BOD students, programs excel in year
Several Bishop O'Dowd High School students were nationally recognized for their work in the area of social justice and public speaking.
In recognition of his demonstrated commitment to advancing the cause of positive race relations and his work to increase understanding and respect among all races, Dylan Brown '17 received a 2017 Princeton Prize in Race Relations.
Dylan created O'Dowd's first social justice advisory group, Solidarity Not Solitary, an organization that serves as a vehicle for students to advocate on issues such as implicit bias, the need for diversity in the Silicon Valley, mass incarceration and solitary confinement, immigration reform, sustainability and indigenous rights and Islamophobia.
One of 27 regional winners from across the United States, Dylan was honored April 27-29 during the annual Princeton Prize Symposium on Race held on the Princeton University campus. The event included group discussions, presentations and speeches, including a keynote address by Cornell William Brooks, president of the NAACP.
Seniors Antoneil Carter and Isabel Hallock participated in the National Bar Association's 2017 Dr. Martin Luther King Jr. Drum Major for Justice Advocacy Competition. After advancing through a local competition, held in Oakland on April 15, Isabel placed first at the regional competition, held in Marina Del Rey on April 29, during the California Association of Black Lawyers Conference, while Antoneil placed second. As one of 12 regional winners from across the country, Isabel will participate in the National Competition set for Aug. 3 in Toronto, Canada.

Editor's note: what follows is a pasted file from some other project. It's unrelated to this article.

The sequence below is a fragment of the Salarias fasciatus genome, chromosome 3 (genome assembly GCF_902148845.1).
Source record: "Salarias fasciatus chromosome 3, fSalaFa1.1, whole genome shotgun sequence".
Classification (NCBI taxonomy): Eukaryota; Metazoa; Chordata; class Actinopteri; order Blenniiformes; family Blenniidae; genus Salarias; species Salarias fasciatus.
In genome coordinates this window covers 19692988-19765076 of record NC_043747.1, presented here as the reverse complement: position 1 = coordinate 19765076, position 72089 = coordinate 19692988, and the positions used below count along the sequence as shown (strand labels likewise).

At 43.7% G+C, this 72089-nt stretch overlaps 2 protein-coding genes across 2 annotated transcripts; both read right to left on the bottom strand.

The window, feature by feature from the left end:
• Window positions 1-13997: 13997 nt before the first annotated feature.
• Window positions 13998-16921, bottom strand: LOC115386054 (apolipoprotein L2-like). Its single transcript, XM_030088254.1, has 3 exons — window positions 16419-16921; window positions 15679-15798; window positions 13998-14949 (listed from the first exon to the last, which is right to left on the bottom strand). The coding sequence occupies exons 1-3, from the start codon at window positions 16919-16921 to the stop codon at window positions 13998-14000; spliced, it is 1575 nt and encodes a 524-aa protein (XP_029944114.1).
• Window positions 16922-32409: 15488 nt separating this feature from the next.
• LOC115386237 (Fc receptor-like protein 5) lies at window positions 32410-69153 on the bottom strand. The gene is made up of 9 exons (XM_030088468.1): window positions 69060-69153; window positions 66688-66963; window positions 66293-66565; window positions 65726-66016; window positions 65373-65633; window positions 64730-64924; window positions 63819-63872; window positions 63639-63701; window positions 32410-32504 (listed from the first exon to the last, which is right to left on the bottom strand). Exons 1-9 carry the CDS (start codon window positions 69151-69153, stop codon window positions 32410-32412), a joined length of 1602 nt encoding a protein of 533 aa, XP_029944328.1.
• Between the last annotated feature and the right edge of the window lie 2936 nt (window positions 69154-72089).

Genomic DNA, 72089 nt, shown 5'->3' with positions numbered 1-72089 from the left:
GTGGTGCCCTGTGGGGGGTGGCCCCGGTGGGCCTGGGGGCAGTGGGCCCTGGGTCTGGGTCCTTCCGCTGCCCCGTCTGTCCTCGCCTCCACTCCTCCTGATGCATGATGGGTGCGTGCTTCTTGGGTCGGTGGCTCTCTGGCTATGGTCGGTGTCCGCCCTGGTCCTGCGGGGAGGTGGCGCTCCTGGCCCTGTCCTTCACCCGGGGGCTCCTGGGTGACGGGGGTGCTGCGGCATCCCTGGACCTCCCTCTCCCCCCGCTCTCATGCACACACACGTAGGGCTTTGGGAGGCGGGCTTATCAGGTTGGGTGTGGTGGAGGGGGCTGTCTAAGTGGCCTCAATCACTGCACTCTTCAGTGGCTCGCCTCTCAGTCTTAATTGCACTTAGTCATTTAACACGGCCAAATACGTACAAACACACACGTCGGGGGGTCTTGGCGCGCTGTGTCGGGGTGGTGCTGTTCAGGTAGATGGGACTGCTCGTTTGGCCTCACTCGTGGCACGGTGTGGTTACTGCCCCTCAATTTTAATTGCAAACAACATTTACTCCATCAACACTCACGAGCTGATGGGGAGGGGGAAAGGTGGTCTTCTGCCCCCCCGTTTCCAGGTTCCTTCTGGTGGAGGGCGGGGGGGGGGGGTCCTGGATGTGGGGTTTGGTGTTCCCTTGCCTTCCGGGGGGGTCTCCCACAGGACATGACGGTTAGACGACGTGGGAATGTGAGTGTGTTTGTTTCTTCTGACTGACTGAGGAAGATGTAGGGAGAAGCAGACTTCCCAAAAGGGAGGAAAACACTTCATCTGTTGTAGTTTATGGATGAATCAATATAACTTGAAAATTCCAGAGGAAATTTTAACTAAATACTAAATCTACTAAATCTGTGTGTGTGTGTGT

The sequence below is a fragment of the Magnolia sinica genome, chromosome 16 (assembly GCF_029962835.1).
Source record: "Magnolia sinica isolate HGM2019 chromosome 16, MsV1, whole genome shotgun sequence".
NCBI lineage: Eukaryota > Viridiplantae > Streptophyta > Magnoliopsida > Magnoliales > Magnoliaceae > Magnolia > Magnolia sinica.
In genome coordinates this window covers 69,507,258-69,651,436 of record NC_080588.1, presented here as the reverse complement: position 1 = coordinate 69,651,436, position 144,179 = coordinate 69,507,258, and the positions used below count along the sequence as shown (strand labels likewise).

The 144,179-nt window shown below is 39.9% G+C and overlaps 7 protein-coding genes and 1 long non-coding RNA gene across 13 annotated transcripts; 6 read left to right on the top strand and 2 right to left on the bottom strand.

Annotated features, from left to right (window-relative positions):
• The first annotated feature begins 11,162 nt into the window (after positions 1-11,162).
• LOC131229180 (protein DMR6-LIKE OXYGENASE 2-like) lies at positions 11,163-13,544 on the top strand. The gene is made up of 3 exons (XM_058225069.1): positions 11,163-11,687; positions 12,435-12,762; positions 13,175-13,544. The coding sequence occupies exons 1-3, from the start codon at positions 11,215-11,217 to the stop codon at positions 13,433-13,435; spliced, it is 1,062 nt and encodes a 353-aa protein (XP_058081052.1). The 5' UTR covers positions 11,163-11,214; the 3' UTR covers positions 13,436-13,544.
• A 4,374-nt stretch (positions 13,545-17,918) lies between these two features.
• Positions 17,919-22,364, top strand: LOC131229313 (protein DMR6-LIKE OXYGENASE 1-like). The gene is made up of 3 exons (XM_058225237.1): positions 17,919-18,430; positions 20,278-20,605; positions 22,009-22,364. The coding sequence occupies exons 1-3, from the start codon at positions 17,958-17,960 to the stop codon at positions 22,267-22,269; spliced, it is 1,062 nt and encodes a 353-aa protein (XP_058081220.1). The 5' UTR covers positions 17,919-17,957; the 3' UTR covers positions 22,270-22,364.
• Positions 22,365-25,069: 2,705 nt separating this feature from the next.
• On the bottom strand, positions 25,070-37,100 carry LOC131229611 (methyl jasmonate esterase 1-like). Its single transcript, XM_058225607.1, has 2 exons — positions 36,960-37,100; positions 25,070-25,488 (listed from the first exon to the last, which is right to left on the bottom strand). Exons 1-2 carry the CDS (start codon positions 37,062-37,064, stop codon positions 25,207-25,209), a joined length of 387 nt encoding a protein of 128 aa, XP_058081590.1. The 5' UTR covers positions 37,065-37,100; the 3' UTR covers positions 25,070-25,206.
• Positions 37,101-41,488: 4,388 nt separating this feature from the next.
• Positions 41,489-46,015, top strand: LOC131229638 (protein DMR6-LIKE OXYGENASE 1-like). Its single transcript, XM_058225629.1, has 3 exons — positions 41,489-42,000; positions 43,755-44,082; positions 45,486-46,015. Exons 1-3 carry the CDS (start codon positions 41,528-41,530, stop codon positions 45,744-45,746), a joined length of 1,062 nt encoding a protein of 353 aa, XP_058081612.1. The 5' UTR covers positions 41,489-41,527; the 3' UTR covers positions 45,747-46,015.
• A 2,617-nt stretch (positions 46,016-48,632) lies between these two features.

Meanwhile, O'Dowd's Center for Environmental Studies won an Acterra Business Environmental Award in the category of Sustainable Built Environment. The CES is one of 20 verified zero net energy (ZNE) buildings in California.
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